Appeals Court Will Hear First Arguments Under New "Junk Science" Law Wednesday

Categories: Courts

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A lot of eyes are on the Robbins case.
The state Court of Criminal Appeals will hear arguments Wednesday in the curious case of Neal Hampton Robbins, convicted in Montgomery County in 1999 of killing his girlfriend's 17-month old daughter, and sentenced to life in prison. It's the first time the CCA will hear arguments under a 2013 statute addressing convictions alleged to have been won using bad science.

What may have been a routine murder conviction took a turn in 2007, when the medical examiner who originally ruled Tristen Rivet's death a homicide, and who provided strong testimony for the state, reviewed the autopsy and decided that there was not enough evidence to conclude the child was murdered. The death certificate was amended to "undetermined." Of course, the fact that homicide was off the table had no immediate bearing on Robbins, who remained in prison.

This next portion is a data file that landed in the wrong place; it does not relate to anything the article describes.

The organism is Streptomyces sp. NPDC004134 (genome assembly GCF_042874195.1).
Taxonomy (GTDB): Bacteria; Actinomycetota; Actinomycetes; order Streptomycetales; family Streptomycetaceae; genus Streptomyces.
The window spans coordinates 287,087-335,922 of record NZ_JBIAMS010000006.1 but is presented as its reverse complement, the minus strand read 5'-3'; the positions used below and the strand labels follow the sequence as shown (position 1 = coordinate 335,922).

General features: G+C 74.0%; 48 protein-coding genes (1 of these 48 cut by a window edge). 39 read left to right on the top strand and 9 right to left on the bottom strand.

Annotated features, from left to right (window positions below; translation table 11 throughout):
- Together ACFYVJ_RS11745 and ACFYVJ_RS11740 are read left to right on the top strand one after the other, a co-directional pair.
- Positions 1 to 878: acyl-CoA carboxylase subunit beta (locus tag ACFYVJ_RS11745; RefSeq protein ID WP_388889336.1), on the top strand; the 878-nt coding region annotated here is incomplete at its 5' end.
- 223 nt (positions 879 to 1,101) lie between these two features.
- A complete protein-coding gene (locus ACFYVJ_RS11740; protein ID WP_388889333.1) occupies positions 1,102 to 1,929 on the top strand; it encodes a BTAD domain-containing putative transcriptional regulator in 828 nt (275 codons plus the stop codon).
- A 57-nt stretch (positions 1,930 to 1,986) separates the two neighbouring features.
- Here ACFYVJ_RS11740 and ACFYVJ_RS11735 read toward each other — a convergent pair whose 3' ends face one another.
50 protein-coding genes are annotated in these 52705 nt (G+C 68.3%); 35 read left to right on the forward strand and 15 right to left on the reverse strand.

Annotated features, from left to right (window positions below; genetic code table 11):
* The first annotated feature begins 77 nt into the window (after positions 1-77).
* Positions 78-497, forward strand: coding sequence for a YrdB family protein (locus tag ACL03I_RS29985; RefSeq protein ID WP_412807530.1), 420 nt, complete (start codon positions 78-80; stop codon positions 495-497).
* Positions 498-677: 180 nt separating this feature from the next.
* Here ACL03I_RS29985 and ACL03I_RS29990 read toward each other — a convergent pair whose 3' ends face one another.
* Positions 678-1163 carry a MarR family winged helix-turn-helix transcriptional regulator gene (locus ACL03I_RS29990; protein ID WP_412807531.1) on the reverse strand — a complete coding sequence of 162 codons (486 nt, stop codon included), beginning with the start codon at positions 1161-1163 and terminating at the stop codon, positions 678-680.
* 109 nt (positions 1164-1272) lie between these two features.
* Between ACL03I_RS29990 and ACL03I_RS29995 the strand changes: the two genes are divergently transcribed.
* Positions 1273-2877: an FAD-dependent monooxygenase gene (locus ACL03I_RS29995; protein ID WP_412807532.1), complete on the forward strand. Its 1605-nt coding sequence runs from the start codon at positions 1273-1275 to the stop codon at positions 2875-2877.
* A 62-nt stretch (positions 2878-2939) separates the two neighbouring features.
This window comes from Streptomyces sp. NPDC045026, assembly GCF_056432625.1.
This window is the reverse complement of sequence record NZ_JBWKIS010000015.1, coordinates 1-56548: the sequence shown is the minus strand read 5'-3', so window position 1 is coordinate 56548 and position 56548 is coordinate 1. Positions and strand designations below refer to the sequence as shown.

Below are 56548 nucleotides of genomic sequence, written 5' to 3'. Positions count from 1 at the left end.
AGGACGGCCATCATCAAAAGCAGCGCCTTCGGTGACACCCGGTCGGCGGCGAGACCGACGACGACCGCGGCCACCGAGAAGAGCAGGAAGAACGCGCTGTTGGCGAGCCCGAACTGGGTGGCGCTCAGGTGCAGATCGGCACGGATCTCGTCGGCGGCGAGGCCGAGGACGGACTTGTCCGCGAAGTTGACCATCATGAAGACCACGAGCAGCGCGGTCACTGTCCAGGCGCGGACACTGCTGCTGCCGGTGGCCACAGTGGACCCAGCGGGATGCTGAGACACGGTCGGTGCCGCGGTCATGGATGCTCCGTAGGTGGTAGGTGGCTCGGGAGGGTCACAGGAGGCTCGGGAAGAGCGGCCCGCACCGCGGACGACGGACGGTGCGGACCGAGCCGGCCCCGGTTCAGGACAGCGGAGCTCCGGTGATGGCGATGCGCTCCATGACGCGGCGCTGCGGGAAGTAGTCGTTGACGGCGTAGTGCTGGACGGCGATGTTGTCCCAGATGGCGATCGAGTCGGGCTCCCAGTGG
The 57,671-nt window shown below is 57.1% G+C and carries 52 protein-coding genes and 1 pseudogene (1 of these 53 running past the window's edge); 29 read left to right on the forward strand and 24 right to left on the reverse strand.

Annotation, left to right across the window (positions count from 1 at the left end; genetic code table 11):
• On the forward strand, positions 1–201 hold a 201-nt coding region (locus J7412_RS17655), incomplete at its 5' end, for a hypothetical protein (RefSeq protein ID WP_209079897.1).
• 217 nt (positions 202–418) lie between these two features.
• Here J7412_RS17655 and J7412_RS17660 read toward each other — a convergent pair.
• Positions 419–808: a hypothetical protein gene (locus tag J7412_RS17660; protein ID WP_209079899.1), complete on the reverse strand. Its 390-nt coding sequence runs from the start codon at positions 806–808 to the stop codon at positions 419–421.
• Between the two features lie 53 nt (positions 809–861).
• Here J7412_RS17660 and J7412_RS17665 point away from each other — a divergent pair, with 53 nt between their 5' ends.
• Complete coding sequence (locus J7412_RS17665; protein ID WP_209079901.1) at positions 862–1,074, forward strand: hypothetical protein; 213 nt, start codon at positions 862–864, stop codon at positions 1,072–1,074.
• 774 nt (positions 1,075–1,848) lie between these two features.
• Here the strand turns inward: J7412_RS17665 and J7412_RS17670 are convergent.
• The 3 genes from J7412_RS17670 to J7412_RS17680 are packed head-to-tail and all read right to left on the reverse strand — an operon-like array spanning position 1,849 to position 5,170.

The Ninth Court of Appeals affirmed Robbins' conviction, but in 2010, trial judge Michael Mayes recommended the case be reviewed by the Court of Criminal Appeals. (Mayes called Moore's original testimony "expert fiction calculated to attain a criminal conviction.") In 2011, the Court voted 5-4 against granting a new trial, and the U.S. Supreme Court declined to hear the case the same year.

Read: Judge Blasts Autopsy In Baby-Killer Case; New Trial May Happen"

But in 2013, the state legislature passed a stunning measure -- a statute that allows convicted defendant to seek a new trial if they can prove the conviction was based on faulty science, or scientific evidence unavailable at trial. (The Atlantic called it a "groundbreaking new Texas law, the only one of its kind in the nation, which recognizes that science can get it wrong.")

Wice, who testified in support of the bill before a senate committee, believes the Robbins case is exactly the kind of case the new law was meant for. He argues that, because prosecutors relied chiefly on expert witness testimony from medical examiner Patricia Moore, who later changed her opinion, the conviction was unjust.


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